• Data visualization doesn’t matter

    May 22, 2012  |  Discussion  |  Kim Rees

    Visual.ly analyzed the top 30 infographics posted on their site and determined that data visualization doesn't matter:

    Data visualization certainly matters when it comes to conveying information effectively, but when it comes to sharing, the answer is no: having data to represent is not a critical ingredient in infographics. More than half, or 53%, of the top 30 graphics do not contain data visualization. And by data visualization, we mean visual objects that are sized, colored, or positioned to represent numerical values.

    I think what they actually mean is that data visualization is not the sole factor of a successful visualization. Since they are only analyzing the top 30 infographics, the minority 47% that had data visualization are still very successful. It would be a different story if the 53% of infographics without dataviz were the top successes and the 47% with dataviz were the bottom losers.

    My hunch is that the successful infographics posted on Visual.ly are popular because, like other viral content, they strike a nerve, are of the moment, are humorous yet relevant, or have some other je ne sais quoi.

  • Open thread: Are we drowning or swimming in data?

    April 5, 2012  |  Discussion

    After reading another article about the flood of data that we're drowning and struggling to stay afloat in, I wondered, "If everyone is drowning in data, does that mean statisticians are the life preservers?" Some agreed, but others went a slightly different route. Some said plumbers, and others said lifeguards. Someone said they're the annoying kid doing cannonballs.

    The metaphor seems to change depending on where you're sitting and what body of water you're in, so just for kicks and giggles, let's see how far we can stretch this metaphor. If data is the tsunami and people are drowning, what does that make statisticians, data scientists, and information designers? Plus points for ridiculousness.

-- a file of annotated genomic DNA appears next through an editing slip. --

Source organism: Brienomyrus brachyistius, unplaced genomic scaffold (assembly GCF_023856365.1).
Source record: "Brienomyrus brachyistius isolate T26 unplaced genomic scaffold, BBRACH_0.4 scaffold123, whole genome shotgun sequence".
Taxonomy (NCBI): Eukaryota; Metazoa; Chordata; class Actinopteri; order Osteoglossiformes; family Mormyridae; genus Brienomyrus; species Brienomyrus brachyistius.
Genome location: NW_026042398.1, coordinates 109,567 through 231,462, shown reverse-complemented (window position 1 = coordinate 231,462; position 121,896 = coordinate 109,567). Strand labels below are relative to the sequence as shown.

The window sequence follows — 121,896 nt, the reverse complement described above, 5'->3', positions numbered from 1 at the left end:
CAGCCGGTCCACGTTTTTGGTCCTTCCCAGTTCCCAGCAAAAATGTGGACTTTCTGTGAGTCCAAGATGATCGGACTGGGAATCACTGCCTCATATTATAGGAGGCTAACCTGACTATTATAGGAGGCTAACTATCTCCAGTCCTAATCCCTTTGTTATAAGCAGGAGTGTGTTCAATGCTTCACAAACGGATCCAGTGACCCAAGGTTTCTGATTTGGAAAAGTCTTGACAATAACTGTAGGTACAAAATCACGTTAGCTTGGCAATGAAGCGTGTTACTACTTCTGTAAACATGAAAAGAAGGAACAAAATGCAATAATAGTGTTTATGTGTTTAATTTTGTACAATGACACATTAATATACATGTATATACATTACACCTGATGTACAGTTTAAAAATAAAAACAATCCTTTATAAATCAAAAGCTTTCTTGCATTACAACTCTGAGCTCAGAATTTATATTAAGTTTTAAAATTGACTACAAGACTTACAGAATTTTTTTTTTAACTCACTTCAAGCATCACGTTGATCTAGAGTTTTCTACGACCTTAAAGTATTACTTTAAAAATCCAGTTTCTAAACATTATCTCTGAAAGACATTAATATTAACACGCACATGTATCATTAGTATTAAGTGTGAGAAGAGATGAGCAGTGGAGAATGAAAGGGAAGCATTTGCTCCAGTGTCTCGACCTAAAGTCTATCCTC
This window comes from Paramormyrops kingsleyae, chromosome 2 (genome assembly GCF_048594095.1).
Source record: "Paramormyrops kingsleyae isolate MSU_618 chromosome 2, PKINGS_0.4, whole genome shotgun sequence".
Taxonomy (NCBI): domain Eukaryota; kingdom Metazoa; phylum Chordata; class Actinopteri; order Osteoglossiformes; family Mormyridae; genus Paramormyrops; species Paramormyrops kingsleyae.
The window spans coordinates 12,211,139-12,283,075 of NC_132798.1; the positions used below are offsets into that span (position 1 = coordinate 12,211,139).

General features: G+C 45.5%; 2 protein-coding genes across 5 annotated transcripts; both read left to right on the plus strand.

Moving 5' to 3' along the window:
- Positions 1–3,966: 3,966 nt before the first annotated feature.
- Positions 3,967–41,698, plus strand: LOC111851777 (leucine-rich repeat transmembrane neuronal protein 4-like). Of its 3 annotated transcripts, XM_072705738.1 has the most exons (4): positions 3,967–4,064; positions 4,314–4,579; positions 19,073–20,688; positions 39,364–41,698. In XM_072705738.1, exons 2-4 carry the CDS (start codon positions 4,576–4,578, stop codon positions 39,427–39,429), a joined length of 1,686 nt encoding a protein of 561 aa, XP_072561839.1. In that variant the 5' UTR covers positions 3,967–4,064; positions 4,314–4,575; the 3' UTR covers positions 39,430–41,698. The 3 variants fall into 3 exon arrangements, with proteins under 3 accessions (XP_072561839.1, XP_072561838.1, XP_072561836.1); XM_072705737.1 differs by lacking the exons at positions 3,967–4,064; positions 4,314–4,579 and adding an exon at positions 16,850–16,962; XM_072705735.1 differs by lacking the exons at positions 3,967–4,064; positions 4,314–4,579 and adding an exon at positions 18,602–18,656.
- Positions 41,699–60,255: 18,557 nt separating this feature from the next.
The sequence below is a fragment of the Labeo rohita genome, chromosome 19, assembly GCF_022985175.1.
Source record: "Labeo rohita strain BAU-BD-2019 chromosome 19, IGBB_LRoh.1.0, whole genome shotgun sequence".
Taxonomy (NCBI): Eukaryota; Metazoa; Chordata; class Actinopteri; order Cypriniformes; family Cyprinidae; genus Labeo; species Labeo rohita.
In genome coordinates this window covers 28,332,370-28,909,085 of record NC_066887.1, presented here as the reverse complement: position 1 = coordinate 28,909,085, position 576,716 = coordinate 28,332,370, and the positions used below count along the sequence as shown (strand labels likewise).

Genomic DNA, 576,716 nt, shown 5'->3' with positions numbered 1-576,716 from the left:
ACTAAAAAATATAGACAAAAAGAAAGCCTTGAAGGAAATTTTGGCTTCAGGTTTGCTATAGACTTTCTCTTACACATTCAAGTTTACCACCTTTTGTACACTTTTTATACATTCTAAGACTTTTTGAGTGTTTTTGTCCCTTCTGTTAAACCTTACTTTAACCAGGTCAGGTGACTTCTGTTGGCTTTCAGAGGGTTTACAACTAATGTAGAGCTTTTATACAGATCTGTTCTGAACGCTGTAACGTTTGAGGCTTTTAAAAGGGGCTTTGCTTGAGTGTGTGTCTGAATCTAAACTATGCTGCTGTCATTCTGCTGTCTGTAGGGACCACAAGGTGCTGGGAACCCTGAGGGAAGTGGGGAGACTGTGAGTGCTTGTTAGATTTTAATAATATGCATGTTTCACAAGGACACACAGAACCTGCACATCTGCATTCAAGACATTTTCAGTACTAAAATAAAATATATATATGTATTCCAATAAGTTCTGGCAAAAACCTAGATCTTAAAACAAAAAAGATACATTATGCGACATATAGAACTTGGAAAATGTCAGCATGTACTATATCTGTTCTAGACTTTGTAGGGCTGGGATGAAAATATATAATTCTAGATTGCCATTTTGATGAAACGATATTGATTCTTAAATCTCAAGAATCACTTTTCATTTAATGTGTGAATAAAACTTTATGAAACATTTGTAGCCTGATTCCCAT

• The Many Words for Visualization

    September 29, 2011  |  Discussion

    There are a lot of words to describe visualization and visualization-related things. It can be confusing. You just came across this thing with data and stuff, but what do you call it? Here I define what all those words mean. Keep in mind, I'm not so, uh, good with words and, uh, stuff, so yeah.

    Disclaimer: This is how I perceive the words. They are not official dictionary or academic definitions. Don't use these in your next report or paper, unless you want to be laughed at.
    Continue Reading

  • Open thread: Is it OK to confuse if that’s the message?

    August 26, 2011  |  Discussion

    Original mobile patent graphic

    Earlier this week we saw two versions of mobile patent lawsuits. The original was tangled, whereas the interactive revision was less jumbled. Reader Josh commented that the original had an advantage over the clearer version in that it actually demonstrated the mess that is patent law. A simliar argument came up last year, too, with this confusing chart showing Obamacare.

    With the patent chart, there's clearly a way to make the data more readable. If you had a choice between the original and the remake, is it okay to choose the original if your point is that mobile patent lawsuits suck and are more confusing than they need to be?

  • Open thread: Data as cake and frosting?

    July 28, 2011  |  Discussion

    Data and cake

    Mark Johnstone uses a cake metaphor to represent data, presentation, and what you gain. Does the metaphor work? Sound off in the comments below.

  • Open thread: Is the Food Plate better than the Pyramid?

    June 14, 2011  |  Discussion

    My Plate

    In an effort to decrease obesity and improve general health, the US government announced their newest guide to food proportions: the food plate. This of course is a departure from the food pyramid that has been around in one form or another since the 1990s. Instead of slivers or sections on a pyramid, we now have a pie chart type of thing. Well, more like a Simon.

    So here's the question: Does the plate work better than the pyramid?
    Continue Reading

  • Challenge: Spot the mistakes in the figures

    April 13, 2011  |  Discussion

    During production of the 2011 USAID annual letter from Rajiv Shah, someone said to someone else, "We need to make this more visually appealing. Let's add some charts." The problem was that there wasn't much data to look at or report, and no one knew how to dig deeper. Plus — they had to sexify the letter in a hurry, so they settled for what's there now.